Why would anyone care about defasing or ruining a mass produced book? It's not like a hand written origional edition or other rare object. It's like caring if someone threw paint at a print of the Mona Lisa.
Problem is, some of the books being scanned are decades, or centuries old, and is one of the few extant copies remaining. One of my projects in my spare time has been making an ebook copy of Hartmann the Anarchist. Google scanned, and destroyed, a copy from 1893. That edition goes for hundreds of dollars if you can find it. The version rendered from that scanning, is almost totally unreadable, due to the number of OCR errors. Was that worth it?
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Old 06-14-2011, 04:27 PM   #12
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Aside from damaging rare books, which I would argue against, storing phyical copies good idea. I thought rare books were photographically scanned (not flat-bedded)? Most people don't realize how fragile electronic media and formats are. Good paper stored reasonably well has a track record that is at least two orders of magnitude better than ANY electronic media and format. It doesn't do a few things easily such as copying, indexing, searching and is still susceptible to flood and fire.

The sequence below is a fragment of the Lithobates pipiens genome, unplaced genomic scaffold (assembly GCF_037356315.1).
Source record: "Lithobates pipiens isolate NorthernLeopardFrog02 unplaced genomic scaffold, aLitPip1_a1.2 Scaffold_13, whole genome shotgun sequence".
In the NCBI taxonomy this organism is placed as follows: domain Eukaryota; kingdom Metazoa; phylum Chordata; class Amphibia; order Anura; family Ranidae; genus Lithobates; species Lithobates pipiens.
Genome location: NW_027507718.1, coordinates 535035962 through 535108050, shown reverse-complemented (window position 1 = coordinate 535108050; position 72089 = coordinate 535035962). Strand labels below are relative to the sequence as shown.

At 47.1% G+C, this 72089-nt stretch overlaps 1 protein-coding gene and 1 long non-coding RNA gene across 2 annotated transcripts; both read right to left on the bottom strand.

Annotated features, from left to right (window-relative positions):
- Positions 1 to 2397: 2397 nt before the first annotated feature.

Come back in 100 years and we'll talk again about digital archiving. That's an extreme but the issues are already observed by many of us after only 10 to 20 years.
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Old 06-14-2011, 05:56 PM   #13
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Problem is, some of the books being scanned are decades, or centuries old, and is one of the few extant copies remaining. One of my projects in my spare time has been making an ebook copy of Hartmann the Anarchist. Google scanned, and destroyed, a copy from 1893. That edition goes for hundreds of dollars if you can find it. The version rendered from that scanning, is almost totally unreadable, due to the number of OCR errors. Was that worth it?

The Epub might be 'totally unreadable', but the PDF is a photographic copy of that book. Any book Google scans begins as a photographic PDF.

I, personally, haven't found any 'totally unreadable' epubs on Google, but I've found lots on Internet Archive, to the degree that I don't even look there anymore.